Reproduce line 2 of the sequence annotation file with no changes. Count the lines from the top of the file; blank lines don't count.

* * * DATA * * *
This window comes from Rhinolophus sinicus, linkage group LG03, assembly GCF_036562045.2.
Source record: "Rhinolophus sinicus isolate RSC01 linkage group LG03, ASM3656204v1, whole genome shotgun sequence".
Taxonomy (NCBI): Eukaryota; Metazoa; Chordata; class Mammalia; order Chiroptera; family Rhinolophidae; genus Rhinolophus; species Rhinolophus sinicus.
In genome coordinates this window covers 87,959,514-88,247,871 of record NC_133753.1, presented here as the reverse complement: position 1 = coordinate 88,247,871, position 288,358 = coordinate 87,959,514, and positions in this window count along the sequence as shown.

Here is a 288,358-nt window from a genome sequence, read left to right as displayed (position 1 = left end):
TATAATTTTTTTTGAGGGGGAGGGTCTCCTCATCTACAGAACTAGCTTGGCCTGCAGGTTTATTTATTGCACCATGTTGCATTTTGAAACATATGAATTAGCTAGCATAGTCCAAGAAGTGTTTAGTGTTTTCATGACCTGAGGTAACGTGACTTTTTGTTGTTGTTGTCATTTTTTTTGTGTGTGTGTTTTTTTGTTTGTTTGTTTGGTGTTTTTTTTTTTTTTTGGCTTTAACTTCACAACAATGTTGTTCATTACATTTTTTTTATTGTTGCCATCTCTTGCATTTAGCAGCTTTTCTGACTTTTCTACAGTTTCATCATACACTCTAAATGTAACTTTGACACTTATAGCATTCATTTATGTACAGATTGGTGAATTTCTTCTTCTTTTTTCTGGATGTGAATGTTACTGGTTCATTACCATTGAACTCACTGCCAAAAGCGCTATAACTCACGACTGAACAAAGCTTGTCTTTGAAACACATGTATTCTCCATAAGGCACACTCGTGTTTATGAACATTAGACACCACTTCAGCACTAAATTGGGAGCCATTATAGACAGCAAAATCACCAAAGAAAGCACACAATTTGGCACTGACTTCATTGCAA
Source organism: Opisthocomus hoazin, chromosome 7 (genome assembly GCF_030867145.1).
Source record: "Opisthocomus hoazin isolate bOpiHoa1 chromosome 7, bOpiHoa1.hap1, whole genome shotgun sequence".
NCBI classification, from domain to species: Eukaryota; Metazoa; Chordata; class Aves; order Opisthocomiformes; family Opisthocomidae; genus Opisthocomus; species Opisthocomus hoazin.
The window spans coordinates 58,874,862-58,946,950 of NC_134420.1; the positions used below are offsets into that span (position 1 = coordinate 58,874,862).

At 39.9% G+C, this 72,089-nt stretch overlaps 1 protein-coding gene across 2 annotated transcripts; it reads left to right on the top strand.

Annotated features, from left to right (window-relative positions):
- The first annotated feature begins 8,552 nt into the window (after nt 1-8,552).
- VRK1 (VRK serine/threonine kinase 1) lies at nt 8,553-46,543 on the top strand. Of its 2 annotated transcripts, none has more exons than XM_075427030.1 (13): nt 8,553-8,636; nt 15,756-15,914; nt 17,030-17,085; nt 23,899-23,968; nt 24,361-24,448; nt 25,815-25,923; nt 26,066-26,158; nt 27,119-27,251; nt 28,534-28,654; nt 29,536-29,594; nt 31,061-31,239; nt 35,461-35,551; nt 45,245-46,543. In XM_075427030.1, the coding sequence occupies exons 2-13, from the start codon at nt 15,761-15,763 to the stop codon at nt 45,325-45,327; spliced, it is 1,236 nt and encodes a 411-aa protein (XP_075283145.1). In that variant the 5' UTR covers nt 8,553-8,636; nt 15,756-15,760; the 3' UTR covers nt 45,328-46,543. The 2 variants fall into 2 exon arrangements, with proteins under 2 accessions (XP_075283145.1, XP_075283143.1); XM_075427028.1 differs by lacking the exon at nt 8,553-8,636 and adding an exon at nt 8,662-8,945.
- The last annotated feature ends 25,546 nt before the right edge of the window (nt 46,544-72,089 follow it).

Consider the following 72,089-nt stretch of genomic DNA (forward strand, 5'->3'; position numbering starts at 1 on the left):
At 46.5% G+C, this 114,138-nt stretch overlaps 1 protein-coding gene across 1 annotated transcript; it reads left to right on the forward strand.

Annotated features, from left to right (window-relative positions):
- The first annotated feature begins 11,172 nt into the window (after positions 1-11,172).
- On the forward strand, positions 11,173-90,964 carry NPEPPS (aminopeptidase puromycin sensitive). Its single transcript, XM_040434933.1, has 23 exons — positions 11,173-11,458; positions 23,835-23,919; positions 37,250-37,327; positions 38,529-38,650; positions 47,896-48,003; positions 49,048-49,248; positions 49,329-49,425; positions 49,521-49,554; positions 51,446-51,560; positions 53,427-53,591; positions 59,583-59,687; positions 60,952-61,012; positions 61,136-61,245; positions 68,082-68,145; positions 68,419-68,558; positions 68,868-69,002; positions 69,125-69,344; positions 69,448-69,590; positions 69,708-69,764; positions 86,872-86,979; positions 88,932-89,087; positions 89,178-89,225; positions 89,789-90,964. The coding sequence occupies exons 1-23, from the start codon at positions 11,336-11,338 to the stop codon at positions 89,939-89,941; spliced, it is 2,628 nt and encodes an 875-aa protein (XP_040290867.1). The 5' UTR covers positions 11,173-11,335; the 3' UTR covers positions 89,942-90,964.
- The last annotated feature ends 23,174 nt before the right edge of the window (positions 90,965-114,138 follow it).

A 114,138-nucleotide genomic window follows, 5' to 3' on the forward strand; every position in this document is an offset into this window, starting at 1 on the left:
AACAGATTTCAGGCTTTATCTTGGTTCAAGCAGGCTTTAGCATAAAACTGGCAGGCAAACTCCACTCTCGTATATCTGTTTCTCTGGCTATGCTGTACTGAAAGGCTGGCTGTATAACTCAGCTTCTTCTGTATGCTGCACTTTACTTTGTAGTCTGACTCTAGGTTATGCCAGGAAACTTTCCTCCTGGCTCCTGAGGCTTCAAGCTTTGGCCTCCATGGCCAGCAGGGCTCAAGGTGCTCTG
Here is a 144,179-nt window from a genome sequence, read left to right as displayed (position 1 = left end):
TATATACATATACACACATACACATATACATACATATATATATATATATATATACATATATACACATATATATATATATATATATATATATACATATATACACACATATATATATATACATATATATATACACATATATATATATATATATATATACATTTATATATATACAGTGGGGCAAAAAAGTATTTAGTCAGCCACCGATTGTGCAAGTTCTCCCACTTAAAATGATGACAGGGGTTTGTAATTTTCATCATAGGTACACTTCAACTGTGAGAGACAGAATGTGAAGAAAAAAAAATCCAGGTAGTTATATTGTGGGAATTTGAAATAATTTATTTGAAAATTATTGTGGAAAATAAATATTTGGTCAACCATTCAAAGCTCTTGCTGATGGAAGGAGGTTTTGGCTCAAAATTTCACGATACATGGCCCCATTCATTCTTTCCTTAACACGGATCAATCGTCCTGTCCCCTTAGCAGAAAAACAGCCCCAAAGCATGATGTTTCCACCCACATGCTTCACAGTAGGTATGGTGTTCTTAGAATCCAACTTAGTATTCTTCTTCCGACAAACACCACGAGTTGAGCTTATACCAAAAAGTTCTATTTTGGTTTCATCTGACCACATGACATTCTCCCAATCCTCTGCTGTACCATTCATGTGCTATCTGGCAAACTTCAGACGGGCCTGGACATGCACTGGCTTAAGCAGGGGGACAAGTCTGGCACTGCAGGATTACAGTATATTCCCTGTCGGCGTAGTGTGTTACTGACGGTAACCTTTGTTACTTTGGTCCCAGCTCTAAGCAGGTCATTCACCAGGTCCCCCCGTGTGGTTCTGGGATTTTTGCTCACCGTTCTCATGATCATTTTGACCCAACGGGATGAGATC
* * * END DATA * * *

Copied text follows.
Source record: "Rhinolophus sinicus isolate RSC01 linkage group LG03, ASM3656204v1, whole genome shotgun sequence".